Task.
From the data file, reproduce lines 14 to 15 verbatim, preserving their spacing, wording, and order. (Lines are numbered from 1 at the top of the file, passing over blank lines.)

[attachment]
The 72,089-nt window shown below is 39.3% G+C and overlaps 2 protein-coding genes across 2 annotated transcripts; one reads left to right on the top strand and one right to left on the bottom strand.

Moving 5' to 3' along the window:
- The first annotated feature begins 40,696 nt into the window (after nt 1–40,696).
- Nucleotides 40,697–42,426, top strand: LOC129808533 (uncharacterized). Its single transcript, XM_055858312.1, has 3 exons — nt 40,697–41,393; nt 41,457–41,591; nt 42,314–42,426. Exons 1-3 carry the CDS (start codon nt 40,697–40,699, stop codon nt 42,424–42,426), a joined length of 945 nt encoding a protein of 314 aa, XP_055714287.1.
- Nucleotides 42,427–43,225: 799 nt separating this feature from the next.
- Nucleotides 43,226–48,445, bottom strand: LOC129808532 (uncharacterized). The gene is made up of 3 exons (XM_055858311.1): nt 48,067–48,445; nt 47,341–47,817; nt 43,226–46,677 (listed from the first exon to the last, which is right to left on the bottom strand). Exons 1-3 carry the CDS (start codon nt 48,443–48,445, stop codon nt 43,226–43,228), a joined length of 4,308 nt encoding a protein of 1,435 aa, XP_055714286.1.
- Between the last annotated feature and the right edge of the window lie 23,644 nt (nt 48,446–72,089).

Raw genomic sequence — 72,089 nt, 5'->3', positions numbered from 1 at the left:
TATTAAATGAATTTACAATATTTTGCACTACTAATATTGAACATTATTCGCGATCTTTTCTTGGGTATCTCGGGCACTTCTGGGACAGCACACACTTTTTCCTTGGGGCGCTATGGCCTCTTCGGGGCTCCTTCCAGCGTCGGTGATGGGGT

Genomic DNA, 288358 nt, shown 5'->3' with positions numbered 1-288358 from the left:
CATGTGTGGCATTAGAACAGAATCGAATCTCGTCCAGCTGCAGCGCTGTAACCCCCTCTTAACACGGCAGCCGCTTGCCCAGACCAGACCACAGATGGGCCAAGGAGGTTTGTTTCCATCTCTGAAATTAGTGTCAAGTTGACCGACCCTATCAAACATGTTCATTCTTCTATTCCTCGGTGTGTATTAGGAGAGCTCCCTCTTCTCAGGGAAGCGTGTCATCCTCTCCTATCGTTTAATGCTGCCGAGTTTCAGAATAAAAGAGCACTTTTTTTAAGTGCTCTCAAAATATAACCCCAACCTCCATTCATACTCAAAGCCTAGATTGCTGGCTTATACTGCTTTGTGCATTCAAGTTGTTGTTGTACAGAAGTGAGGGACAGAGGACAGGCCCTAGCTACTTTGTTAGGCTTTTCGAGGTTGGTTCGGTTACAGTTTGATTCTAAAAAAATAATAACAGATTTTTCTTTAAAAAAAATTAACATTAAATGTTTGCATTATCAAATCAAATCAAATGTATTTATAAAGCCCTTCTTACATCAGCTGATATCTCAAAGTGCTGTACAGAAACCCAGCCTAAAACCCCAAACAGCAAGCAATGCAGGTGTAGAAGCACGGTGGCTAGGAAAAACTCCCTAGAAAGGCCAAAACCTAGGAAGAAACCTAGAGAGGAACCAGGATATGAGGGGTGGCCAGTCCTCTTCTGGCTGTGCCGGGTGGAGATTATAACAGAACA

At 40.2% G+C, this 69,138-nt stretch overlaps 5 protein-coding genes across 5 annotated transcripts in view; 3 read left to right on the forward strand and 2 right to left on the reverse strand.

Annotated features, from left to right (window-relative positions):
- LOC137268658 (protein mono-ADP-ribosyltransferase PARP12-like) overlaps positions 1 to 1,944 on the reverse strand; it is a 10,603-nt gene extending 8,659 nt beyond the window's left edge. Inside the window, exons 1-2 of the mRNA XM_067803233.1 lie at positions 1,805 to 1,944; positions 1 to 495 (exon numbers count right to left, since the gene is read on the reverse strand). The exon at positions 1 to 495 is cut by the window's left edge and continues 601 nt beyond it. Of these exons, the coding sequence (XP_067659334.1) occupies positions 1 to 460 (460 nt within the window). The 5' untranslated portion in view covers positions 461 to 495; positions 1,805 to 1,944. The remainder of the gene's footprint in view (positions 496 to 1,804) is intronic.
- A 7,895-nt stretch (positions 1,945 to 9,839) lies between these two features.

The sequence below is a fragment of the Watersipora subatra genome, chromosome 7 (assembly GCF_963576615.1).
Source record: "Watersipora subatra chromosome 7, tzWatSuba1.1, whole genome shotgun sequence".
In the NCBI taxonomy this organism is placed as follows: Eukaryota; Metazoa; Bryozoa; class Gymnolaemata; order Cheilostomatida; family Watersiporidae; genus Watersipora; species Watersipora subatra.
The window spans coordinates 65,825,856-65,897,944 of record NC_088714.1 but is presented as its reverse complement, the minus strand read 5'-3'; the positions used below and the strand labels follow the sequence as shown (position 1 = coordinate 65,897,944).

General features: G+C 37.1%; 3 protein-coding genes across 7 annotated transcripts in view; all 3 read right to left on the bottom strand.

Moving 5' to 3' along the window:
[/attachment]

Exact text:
- LOC137268658 (protein mono-ADP-ribosyltransferase PARP12-like) overlaps positions 1 to 1,944 on the reverse strand; it is a 10,603-nt gene extending 8,659 nt beyond the window's left edge. Inside the window, exons 1-2 of the mRNA XM_067803233.1 lie at positions 1,805 to 1,944; positions 1 to 495 (exon numbers count right to left, since the gene is read on the reverse strand). The exon at positions 1 to 495 is cut by the window's left edge and continues 601 nt beyond it. Of these exons, the coding sequence (XP_067659334.1) occupies positions 1 to 460 (460 nt within the window). The 5' untranslated portion in view covers positions 461 to 495; positions 1,805 to 1,944. The remainder of the gene's footprint in view (positions 496 to 1,804) is intronic.
- A 7,895-nt stretch (positions 1,945 to 9,839) lies between these two features.